16 5. Special Hazards All laboratories in which the following materials are used must post signs outside the laboratory and/or storage area indicating the presence of these hazards: Water-reactive chemicals Carcinogens Flammable gases or explosives Reproductive Hazards Toxic gases (e.g. cyanide, hydrogen sulfide) Radioactive materials Biohazardous materials Lasers The letters on these signs must be at least 2 inches high by 3/8 of an inch wide. 6. Flammable Storage Cabinets and Refrigerators These must be labeled according to local fire regulations. "Store no flammables flashing below 100 F" to be posted on all non-explosion-proof refrigerators and walk-in cold rooms. Check with the Chemical Hygiene Officer about how to properly label storage cabinets and refrigerators. The Chemical Hygiene Officer will be responsible for ensuring that all laboratory and storage areas follow this standard operating procedure to post signs. B. LABELS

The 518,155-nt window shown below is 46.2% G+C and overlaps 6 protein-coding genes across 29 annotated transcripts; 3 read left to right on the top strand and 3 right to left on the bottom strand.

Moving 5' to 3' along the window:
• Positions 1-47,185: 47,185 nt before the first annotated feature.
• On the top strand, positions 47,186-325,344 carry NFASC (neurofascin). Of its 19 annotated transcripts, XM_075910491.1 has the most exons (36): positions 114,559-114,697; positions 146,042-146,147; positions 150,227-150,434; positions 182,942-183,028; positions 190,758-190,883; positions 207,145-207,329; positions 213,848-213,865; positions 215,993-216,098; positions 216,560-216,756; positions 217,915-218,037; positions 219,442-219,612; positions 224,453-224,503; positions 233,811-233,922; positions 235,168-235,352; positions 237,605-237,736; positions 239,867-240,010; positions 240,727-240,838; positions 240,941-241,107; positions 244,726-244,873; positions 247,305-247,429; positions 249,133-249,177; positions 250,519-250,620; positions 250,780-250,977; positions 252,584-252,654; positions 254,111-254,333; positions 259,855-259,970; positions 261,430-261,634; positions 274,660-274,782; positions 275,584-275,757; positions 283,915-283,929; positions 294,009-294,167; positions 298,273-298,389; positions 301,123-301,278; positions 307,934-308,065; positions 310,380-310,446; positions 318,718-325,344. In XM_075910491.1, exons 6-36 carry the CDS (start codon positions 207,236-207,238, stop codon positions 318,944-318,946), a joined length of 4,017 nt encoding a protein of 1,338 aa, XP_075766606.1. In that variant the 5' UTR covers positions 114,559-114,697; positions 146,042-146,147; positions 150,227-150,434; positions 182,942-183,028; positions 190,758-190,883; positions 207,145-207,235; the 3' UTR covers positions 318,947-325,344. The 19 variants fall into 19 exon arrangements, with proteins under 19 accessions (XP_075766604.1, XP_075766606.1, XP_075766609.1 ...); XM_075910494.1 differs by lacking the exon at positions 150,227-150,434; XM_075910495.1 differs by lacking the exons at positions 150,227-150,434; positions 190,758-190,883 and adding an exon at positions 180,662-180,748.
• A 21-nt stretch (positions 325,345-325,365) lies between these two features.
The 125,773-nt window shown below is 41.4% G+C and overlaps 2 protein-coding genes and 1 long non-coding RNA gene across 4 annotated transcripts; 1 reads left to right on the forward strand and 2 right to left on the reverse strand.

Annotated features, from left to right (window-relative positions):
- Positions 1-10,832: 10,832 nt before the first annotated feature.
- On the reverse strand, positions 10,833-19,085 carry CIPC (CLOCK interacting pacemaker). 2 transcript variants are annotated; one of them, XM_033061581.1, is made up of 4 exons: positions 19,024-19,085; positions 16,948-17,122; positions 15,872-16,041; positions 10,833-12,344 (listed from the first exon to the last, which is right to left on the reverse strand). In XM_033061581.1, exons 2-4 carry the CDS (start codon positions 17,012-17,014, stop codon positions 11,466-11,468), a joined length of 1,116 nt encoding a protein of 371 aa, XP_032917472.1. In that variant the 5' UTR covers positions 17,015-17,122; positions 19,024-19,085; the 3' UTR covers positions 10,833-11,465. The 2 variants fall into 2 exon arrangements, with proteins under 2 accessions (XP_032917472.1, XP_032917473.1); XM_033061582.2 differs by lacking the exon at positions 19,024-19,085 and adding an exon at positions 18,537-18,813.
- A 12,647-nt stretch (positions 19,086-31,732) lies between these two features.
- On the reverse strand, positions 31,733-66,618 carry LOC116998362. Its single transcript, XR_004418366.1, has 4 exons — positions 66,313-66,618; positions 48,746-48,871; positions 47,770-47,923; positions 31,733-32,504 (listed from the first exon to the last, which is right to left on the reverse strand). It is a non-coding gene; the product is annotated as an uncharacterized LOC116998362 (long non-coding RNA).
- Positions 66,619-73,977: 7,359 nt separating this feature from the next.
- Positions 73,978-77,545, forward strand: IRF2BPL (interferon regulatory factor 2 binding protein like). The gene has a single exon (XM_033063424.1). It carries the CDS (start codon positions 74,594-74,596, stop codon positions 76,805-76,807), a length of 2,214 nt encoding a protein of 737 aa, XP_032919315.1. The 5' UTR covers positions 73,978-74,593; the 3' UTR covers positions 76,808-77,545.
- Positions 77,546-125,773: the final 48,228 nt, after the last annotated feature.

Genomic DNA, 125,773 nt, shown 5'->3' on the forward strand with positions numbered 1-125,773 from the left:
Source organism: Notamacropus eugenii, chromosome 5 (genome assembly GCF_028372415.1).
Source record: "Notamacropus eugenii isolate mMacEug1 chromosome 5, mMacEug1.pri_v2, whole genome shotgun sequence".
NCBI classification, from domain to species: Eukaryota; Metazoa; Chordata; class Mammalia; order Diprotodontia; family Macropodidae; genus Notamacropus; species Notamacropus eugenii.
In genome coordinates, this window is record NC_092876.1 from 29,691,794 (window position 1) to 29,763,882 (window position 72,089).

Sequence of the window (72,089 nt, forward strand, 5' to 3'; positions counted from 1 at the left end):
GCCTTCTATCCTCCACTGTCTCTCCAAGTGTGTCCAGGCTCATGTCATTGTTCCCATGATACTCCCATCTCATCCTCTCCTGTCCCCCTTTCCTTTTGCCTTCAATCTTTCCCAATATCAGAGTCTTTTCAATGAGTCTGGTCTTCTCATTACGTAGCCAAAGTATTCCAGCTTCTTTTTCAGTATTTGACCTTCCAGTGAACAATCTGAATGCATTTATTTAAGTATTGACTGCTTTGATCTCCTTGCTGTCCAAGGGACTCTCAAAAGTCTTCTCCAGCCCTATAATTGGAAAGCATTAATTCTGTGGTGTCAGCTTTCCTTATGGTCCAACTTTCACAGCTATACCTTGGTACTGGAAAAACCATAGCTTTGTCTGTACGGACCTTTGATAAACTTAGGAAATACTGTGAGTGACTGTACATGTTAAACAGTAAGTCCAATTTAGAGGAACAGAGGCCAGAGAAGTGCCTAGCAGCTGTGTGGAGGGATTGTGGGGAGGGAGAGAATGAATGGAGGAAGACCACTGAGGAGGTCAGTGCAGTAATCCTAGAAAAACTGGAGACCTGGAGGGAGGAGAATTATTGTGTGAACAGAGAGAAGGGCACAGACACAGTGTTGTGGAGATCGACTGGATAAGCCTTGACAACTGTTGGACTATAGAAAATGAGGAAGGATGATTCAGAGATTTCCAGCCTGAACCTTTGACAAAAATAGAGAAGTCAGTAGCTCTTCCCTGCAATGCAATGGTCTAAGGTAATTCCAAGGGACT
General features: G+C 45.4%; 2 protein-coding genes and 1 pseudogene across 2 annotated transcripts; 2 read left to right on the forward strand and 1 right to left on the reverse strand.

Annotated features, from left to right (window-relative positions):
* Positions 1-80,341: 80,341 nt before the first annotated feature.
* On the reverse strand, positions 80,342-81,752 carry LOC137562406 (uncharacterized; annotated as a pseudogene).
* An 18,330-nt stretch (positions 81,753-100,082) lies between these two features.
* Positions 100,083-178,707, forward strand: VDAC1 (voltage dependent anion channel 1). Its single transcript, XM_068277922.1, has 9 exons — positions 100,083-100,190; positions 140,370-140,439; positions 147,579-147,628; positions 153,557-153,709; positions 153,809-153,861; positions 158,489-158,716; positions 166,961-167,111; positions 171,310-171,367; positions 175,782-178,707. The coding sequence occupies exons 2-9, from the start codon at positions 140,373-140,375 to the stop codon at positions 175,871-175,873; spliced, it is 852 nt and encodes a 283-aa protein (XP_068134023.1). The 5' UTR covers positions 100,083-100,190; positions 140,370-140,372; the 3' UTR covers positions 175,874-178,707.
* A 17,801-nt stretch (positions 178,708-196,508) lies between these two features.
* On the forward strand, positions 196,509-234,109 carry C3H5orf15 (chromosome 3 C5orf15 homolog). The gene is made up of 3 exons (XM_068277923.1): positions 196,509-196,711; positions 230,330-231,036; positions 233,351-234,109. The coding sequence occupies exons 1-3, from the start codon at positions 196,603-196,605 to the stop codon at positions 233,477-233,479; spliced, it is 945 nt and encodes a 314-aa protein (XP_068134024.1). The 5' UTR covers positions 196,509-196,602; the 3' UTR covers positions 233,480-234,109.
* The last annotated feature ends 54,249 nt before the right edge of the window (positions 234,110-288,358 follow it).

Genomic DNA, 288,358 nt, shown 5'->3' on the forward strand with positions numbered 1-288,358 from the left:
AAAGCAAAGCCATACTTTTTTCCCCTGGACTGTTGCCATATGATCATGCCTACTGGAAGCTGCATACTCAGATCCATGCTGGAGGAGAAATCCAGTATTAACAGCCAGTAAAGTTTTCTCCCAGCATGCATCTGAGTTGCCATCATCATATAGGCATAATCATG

17 All chemical manufacturers are required under the Federal OSHA Hazard Communication Standard to provide distributors and consumers with properly labeled containers. Labels must include the following information: The common name of the chemical Name, address, and emergency telephone number of company responsible for the product A hazard warning indicating the most serious health or safety hazard the chemical poses (e.g., corrosive, carcinogen, water-reactive, flammable) The OSHA Laboratory Standard requires that labels on all incoming containers be maintained and not defaced. Never deface or remove a label from a container. Portable containers used by more than one person must be labeled with the information described above. This information can be found on the original label or on the Material Safety Data Sheet for the product. Inspection of Container Labeling Adequacy of container labeling will also be assessed during routine inventorying of chemicals and inspections of laboratories and storage areas by the Chemical Hygiene Committee and departmental laboratory employees (see Chapter IX). Unlabeled containers, if unidentifiable, will be disposed of according to the New Jersey State Department of Environmental Conservation regulations (see Chapter V) and this institution's hazardous waste disposal policy, in Appendix [ ] of this plan. Reporting of Improperly Labeled or Nonintact Containers. All employees involved in unpacking chemicals are responsible for inspecting each container to ensure that it arrives properly labeled. When there is a problem with an incoming product label,